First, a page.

Asociación Paraguaya del Indígena

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Asociación Paraguaya del Indígena

Although Indian peoples have influenced Paraguayan society since its beginning, the Asociación Paraguaya del Indígena (API), the first representative body for those peoples, came into existence only in 1975. A national organization of Paraguay's seventeen indigenous groups, it drew its initial inspiration from the Proyecto Marandú, an Indian rights group founded by Paraguayan anthropologist Miguel Chase-Sardi. Despite the strong opposition of the Alfredo Stroessner regime to the development of this earlier group, it did receive some important international recognition. After the arrest of Chase-Sardi and other Marandú participants, however, international aid focused on the API, which over the next decade received more than $1 million in funding from the Inter-American Foundation. This support became as much a curse as a boon to the new organization, since it was the object of much bickering between mestizo advisers and Indian caciques. Eventually, the Stroessner government created its own state Indian welfare agency, the Instituto Nacional del Indígena (INDI), which attempted to siphon off a good measure of the foreign support for Paraguay's Indians.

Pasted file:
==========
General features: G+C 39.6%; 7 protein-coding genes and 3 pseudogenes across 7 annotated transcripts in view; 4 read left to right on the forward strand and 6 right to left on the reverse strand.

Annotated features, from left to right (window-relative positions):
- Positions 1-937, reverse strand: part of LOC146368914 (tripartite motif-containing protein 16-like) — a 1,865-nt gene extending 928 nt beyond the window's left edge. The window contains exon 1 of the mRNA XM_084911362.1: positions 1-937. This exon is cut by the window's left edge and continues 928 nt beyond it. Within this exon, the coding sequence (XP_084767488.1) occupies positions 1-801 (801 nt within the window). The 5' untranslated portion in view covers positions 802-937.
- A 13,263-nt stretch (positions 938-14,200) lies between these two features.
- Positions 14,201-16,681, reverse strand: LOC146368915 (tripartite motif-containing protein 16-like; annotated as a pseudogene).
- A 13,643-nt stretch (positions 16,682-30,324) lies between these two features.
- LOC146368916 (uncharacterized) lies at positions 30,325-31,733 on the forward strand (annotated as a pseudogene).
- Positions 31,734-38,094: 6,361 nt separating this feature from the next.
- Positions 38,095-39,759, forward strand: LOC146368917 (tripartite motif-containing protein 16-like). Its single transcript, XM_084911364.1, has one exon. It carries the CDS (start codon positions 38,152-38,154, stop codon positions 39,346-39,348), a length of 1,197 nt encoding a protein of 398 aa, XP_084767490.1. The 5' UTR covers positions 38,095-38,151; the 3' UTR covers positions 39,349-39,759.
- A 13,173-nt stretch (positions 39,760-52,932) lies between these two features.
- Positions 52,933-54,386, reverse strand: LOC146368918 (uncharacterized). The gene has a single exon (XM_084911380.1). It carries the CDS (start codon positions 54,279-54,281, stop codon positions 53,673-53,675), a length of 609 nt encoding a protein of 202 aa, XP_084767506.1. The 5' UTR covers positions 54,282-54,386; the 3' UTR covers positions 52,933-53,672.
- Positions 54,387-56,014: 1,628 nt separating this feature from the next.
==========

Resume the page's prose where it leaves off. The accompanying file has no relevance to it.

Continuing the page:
See alsoIndigenous Organizations; Indigenous Peoples.


R. Andrew Nickson, Historical Dictionary of Paraguay, 2d ed. (1993), pp. 44, 295-297, 304-305, and 482.

Additional Bibliography

Bareiro Saguier, Ruben. La cultura paraguaya y el régimen militar. Montevideo: Universidad de la República, Facultad de Humanidades y Ciencias de la Educación, Departamento de Publicaciones, 1994.

Horst, René Harder. The Stroessner Regime and Indigenous Resistance in Paraguay. Gainesville: University Press of Florida, 2007.

                                     Thomas L. Whigham